Or should some other brave the peril scorn’d for thee?

XCIII

Were it not better, if my soul could tear

It from thy sight, that Meles went his way

In peace to seek some other humbler fair?

Princess, my life and thine are forfeit if I stay.’

XCIV

Zameïa, paler than the ivory white “Zameïa, paler than the ivory white That formed the pillars of her couch.” Ivory, it is said, was not much heard of till the reign of Solomon, 14(5)v 218
who caused it to be brought from India to Palestine, where it was
considered more precious that gold; but, afterwards, ivory beds
and ivory palaces are frequently mentioned. The beautiful statue
carved by Pygmalion of Cyprus, is said to have been of ivory; marble,
however, when white and pure, was, it appears, also called
ivory.

That formed the pillars of her couch, exclaim’d:

‘Do I not love thee more than life or light?

And have I lived to hear “another” named?

XCV

Imlec to thee is nought! and all in vain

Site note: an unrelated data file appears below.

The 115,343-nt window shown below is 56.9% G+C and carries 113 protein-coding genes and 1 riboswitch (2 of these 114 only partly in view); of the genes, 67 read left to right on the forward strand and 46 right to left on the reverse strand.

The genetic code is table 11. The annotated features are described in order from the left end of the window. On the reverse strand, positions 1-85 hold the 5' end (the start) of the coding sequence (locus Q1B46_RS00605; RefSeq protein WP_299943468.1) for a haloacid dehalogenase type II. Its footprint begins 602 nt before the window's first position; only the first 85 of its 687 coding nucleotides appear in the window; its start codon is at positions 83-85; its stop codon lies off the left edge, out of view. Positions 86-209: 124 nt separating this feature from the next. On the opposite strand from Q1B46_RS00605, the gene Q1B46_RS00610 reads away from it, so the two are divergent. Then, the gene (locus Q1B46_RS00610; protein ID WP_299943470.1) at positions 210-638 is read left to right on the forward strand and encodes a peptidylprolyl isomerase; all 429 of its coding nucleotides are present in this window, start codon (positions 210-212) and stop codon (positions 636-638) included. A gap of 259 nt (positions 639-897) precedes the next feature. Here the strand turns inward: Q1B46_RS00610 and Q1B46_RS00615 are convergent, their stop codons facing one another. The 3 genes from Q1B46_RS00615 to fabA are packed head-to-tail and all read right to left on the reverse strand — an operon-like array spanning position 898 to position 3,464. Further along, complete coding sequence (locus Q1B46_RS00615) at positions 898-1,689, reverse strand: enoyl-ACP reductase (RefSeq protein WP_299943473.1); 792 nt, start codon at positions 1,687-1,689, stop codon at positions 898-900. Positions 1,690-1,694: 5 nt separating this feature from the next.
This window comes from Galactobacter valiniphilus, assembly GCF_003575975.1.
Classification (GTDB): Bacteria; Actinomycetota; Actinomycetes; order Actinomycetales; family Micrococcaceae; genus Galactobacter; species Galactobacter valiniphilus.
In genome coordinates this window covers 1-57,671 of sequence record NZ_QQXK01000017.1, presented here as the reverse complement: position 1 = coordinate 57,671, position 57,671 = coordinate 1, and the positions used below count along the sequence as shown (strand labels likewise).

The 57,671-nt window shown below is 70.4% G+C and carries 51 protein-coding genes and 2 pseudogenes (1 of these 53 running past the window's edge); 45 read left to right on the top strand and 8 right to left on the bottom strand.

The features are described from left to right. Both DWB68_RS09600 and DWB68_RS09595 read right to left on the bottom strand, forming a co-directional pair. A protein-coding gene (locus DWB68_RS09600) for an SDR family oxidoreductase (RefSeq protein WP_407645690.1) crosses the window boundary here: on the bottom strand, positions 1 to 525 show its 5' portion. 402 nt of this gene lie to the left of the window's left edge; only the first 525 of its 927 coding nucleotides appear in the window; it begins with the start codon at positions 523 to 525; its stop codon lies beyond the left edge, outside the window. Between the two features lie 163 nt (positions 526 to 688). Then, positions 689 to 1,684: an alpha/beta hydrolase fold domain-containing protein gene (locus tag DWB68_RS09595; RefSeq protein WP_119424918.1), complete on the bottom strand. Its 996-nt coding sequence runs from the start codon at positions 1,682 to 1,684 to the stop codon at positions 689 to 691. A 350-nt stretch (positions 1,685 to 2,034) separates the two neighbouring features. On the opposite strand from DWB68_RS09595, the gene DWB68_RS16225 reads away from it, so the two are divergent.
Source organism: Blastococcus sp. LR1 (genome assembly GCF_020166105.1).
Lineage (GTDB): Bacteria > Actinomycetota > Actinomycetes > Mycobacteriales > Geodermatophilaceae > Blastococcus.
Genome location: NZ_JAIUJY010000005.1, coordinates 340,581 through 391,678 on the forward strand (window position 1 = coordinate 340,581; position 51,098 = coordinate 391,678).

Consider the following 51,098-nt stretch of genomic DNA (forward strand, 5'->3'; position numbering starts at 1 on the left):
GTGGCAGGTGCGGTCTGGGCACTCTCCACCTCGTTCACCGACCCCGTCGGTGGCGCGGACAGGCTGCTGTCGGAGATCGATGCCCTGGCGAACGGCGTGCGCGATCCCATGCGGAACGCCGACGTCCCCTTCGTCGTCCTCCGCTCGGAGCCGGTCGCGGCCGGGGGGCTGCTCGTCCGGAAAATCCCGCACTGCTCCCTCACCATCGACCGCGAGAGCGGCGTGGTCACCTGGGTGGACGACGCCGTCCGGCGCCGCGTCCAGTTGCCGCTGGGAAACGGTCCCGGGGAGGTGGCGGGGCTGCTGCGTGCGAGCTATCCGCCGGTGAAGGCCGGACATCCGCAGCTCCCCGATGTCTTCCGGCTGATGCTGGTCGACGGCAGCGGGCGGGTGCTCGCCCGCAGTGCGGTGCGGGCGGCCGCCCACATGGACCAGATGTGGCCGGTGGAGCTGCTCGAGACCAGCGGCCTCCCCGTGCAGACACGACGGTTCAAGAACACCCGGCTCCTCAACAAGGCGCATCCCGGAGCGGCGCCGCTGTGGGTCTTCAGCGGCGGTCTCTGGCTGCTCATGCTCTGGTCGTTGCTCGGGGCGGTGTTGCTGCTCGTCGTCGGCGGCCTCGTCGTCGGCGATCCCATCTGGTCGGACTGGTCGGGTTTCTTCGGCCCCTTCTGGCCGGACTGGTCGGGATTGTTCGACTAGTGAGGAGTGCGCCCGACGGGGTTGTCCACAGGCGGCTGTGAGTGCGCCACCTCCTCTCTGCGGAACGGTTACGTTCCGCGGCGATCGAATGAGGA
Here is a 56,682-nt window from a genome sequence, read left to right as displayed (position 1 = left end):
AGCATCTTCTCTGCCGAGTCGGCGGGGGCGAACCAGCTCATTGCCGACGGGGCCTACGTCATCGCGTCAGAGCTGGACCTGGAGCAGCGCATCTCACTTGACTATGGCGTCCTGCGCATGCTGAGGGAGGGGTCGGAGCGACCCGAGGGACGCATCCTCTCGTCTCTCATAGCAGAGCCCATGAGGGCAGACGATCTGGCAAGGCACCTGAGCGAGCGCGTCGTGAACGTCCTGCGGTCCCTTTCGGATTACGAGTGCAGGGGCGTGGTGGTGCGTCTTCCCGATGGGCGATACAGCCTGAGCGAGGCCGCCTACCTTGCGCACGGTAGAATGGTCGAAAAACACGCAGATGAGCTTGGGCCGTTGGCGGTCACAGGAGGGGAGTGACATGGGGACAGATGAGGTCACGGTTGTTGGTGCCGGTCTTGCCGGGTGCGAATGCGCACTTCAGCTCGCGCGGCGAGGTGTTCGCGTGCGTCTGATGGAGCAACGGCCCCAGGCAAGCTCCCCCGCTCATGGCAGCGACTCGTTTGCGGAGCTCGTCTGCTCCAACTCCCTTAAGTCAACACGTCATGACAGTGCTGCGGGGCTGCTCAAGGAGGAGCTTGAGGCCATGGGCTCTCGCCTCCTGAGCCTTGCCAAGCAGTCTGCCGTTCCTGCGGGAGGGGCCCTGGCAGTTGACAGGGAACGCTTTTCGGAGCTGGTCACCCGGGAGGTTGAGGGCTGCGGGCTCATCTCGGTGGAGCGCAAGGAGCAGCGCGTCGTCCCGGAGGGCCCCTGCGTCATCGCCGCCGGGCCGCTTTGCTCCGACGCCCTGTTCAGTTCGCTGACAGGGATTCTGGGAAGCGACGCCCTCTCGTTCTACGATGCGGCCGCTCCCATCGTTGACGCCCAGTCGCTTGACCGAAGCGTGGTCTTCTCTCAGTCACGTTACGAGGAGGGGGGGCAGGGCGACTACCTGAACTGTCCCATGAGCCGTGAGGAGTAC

His love for me: ’tis Meles I adore.

If danger come, be mine the care and pain!

“Another”! let me die or hear that word no more.’

XCVI

‘My own, my bright Zameïa’s truth, he said,

’Twas spoken but to prove;’ and then he smiled,

And her, all trembling, to the banquet led;

And love and hope are twins; and so she was beguiled.

13(7)r 205

XCVII

Another midnight saw them as before;

With banquet spread and wine the lip to woo;

Zameïa, ’neath her robe’s adornment, wore

A steel half hid in gems; he saw it sparkle through.

XCVIII

But well he knew (with all the tenderness

Meet for a heart whose fires so fiercely burn)

To hush her doubts. With many a false caress

He went, and many an oath and promise of return.

XCIX

The bower is lit; the banquet waits; and wake

Love’s votaress and her trembling slave; but where